Joshua led the Israelite army to march around the formidable city of Jericho. The Lord had instructed him to place seven priests and the Ark of the Covenant at the front of the line. Nobody was to make a sound for six days. On the seventh day, seven priests were to blow the trumpets. Only then could the army shout. (See Joshua 6:1-27.)
Gideon led 300 Israelite soldiers to fight the vast army of Midian. Under the Lord’s command, he sent about 32,000 men home. Gideon divided the soldiers into three companies of 100 soldiers each. Upon the signal, the men were to break their jars with torches inside and blow their trumpets, shouting “For the Lord and for Gideon.” (See Judges 7:1-25.)
Paul and Silas traveled to the city of Philippi after receiving a vision from the Lord. Several days later, they were beaten and thrown into jail because they were considered a public menace when a slave woman was delivered from the fortune-telling spirits that made her master money. At about midnight, with their feet in stocks, Paul and Silas prayed and sang hymns to God loudly enough for the other prisoner to hear. (See Acts 16:6-40.)
These three distinct stories share a common theme of obedience. Joshua and Gideon were both given unusual battle plans. Both men followed the Lord’s orders. God performed mighty miracles and the Israelites won incredible victories.
Paul and Silas went to the place God had told them to go, but after only making one recorded disciple, they were falsely accused and put in jail. Instead of having a pity party and moping about their unfair circumstances, the two Jesus followers decided to praise the Lord. A divine visitation shook the jail, setting all the prisoners free. When the jailer went to check out the situation, none of the prisoners had escaped (a huge miracle by itself). As a result, the jailer and his entire household put their faith in Jesus.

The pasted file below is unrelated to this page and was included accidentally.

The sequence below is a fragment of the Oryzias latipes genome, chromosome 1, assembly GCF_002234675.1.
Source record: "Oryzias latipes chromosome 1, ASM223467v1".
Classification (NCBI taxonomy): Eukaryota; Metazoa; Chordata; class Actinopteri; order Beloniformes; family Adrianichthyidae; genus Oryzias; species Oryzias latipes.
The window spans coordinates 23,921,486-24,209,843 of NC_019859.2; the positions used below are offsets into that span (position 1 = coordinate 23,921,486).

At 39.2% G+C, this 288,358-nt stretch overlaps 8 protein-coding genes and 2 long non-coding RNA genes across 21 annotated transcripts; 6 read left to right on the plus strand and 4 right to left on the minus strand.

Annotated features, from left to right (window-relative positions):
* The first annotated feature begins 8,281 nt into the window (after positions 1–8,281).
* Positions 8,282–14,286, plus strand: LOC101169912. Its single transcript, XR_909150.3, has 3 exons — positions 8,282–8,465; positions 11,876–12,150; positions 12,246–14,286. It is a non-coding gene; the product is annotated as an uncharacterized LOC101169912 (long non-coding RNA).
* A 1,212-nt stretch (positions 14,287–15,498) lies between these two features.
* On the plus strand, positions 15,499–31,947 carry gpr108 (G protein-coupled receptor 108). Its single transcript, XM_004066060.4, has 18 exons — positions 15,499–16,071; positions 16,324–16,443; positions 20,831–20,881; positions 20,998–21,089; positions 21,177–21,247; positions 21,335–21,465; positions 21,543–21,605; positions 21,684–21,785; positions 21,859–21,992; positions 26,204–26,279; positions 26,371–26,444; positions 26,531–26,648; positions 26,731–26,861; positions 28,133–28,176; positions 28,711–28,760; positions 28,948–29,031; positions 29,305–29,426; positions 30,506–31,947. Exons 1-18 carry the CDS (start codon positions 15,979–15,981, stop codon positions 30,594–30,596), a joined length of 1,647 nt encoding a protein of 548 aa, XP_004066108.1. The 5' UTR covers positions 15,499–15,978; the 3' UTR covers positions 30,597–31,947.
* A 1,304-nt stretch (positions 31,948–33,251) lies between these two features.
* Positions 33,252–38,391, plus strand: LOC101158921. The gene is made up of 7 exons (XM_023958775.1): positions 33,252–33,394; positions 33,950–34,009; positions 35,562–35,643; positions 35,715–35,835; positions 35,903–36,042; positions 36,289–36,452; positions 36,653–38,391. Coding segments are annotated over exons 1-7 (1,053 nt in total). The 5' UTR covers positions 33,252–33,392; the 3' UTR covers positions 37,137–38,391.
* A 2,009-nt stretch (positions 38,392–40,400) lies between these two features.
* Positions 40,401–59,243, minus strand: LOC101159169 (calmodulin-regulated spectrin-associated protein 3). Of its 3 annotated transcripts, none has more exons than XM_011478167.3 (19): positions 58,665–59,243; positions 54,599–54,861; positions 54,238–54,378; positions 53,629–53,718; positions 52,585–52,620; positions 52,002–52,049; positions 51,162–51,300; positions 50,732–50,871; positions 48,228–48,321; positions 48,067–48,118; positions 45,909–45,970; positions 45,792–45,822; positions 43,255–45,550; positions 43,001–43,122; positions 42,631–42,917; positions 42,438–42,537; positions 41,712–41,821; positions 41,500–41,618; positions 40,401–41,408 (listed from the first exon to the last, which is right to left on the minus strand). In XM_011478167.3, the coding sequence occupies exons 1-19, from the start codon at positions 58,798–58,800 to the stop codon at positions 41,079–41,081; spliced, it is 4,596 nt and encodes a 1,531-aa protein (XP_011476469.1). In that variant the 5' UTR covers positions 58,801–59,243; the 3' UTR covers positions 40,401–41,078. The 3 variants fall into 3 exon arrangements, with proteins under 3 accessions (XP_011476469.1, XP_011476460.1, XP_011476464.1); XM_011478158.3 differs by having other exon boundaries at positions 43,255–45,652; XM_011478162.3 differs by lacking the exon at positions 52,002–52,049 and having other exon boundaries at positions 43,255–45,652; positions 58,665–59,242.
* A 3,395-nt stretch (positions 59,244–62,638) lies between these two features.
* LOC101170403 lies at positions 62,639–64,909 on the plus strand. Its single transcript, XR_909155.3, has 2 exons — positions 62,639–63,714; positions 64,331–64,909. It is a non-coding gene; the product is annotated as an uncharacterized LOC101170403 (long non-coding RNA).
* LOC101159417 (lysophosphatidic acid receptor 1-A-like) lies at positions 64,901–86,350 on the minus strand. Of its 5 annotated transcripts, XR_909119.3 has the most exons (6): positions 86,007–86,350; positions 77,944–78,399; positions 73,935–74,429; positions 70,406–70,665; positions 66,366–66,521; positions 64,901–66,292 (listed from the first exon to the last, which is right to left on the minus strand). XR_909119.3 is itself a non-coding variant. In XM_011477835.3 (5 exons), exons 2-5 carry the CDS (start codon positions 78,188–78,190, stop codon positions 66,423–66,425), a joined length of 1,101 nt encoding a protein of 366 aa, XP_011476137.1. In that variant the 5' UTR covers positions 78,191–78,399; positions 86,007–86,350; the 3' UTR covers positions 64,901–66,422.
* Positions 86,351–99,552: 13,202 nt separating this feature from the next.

God’s people obeyed, and God showed up in a huge way!
In the middle of obeying, it didn’t make sense. There were plenty of occasions for doubt to creep in and to quit before the plan was completed.
Joshua’s army could have stop marching before the seventh day. They might have felt silly marching silently around Jericho. But they persevered.
Gideon’s men could have decided to join all the others who had gone home. What chance did they have against the Midianites? But they didn’t give up.
Paul and Silas could have lamented about what a waste of time it had been to come to Philippi in the first place. How could the Lord have planned for them to land in jail? But they trusted Him instead.
However, in each situation, when they looked back, they could see the unmistakable intervention of God.
The walls of Jericho fell and the city was captured.
The Midianite army was soundly defeated.
The Lord visited the jail and a prominent family in Philippi was saved. (The Bible doesn’t say, but I wonder how many prisoners gave their lives to Jesus that night?)
What has God asked you to do?
What next step do you need to take to move forward in obedience?
Take courage, my friend.
It might not make sense in the middle. It might not be easy. But don’t give up.
As you obey the Lord’s leading, expect Him to show up. That’s the kind of God He is.
Special thanks to my son, Jason Babcock, for sharing a devotional that inspired me to write this.